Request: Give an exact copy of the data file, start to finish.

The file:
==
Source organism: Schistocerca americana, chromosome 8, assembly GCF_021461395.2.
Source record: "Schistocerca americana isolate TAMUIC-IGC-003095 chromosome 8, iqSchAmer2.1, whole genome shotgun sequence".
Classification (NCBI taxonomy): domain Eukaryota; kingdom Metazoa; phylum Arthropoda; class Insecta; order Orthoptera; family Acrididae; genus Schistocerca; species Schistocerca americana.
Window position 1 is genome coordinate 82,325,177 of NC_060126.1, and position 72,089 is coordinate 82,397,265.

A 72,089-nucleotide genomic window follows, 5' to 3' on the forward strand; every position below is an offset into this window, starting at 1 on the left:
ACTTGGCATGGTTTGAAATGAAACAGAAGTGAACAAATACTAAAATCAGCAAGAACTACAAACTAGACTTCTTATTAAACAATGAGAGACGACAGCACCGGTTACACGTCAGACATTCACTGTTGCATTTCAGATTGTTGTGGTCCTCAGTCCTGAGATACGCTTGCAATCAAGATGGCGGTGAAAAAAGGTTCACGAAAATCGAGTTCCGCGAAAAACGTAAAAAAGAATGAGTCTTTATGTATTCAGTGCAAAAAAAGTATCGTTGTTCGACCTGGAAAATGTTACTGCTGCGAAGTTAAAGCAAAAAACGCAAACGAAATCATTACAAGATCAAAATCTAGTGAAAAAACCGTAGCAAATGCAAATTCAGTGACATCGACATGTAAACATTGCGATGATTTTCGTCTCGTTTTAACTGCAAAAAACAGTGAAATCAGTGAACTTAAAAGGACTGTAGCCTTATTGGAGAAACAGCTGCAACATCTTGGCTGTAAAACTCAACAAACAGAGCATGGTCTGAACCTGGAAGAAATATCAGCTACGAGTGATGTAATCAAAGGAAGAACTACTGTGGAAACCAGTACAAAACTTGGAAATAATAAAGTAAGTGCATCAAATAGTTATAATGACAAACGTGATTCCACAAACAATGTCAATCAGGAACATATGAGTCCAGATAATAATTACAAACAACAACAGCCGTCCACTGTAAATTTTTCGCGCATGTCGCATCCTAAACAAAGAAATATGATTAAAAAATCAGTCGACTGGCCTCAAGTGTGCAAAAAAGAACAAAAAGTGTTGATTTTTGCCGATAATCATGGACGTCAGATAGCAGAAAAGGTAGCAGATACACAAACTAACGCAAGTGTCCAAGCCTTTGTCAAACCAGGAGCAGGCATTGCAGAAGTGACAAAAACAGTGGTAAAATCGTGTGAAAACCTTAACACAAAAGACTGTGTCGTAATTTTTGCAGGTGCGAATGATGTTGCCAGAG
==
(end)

Source organism: Schistocerca americana, chromosome 8, assembly GCF_021461395.2.
Source record: "Schistocerca americana isolate TAMUIC-IGC-003095 chromosome 8, iqSchAmer2.1, whole genome shotgun sequence".
Classification (NCBI taxonomy): domain Eukaryota; kingdom Metazoa; phylum Arthropoda; class Insecta; order Orthoptera; family Acrididae; genus Schistocerca; species Schistocerca americana.
Window position 1 is genome coordinate 82,325,177 of NC_060126.1, and position 72,089 is coordinate 82,397,265.

A 72,089-nucleotide genomic window follows, 5' to 3' on the forward strand; every position below is an offset into this window, starting at 1 on the left:
ACTTGGCATGGTTTGAAATGAAACAGAAGTGAACAAATACTAAAATCAGCAAGAACTACAAACTAGACTTCTTATTAAACAATGAGAGACGACAGCACCGGTTACACGTCAGACATTCACTGTTGCATTTCAGATTGTTGTGGTCCTCAGTCCTGAGATACGCTTGCAATCAAGATGGCGGTGAAAAAAGGTTCACGAAAATCGAGTTCCGCGAAAAACGTAAAAAAGAATGAGTCTTTATGTATTCAGTGCAAAAAAAGTATCGTTGTTCGACCTGGAAAATGTTACTGCTGCGAAGTTAAAGCAAAAAACGCAAACGAAATCATTACAAGATCAAAATCTAGTGAAAAAACCGTAGCAAATGCAAATTCAGTGACATCGACATGTAAACATTGCGATGATTTTCGTCTCGTTTTAACTGCAAAAAACAGTGAAATCAGTGAACTTAAAAGGACTGTAGCCTTATTGGAGAAACAGCTGCAACATCTTGGCTGTAAAACTCAACAAACAGAGCATGGTCTGAACCTGGAAGAAATATCAGCTACGAGTGATGTAATCAAAGGAAGAACTACTGTGGAAACCAGTACAAAACTTGGAAATAATAAAGTAAGTGCATCAAATAGTTATAATGACAAACGTGATTCCACAAACAATGTCAATCAGGAACATATGAGTCCAGATAATAATTACAAACAACAACAGCCGTCCACTGTAAATTTTTCGCGCATGTCGCATCCTAAACAAAGAAATATGATTAAAAAATCAGTCGACTGGCCTCAAGTGTGCAAAAAAGAACAAAAAGTGTTGATTTTTGCCGATAATCATGGACGTCAGATAGCAGAAAAGGTAGCAGATACACAAACTAACGCAAGTGTCCAAGCCTTTGTCAAACCAGGAGCAGGCATTGCAGAAGTGACAAAAACAGTGGTAAAATCGTGTGAAAACCTTAACACAAAAGACTGTGTCGTAATTTTTGCAGGTGCGAATGATGTTGCCAGAG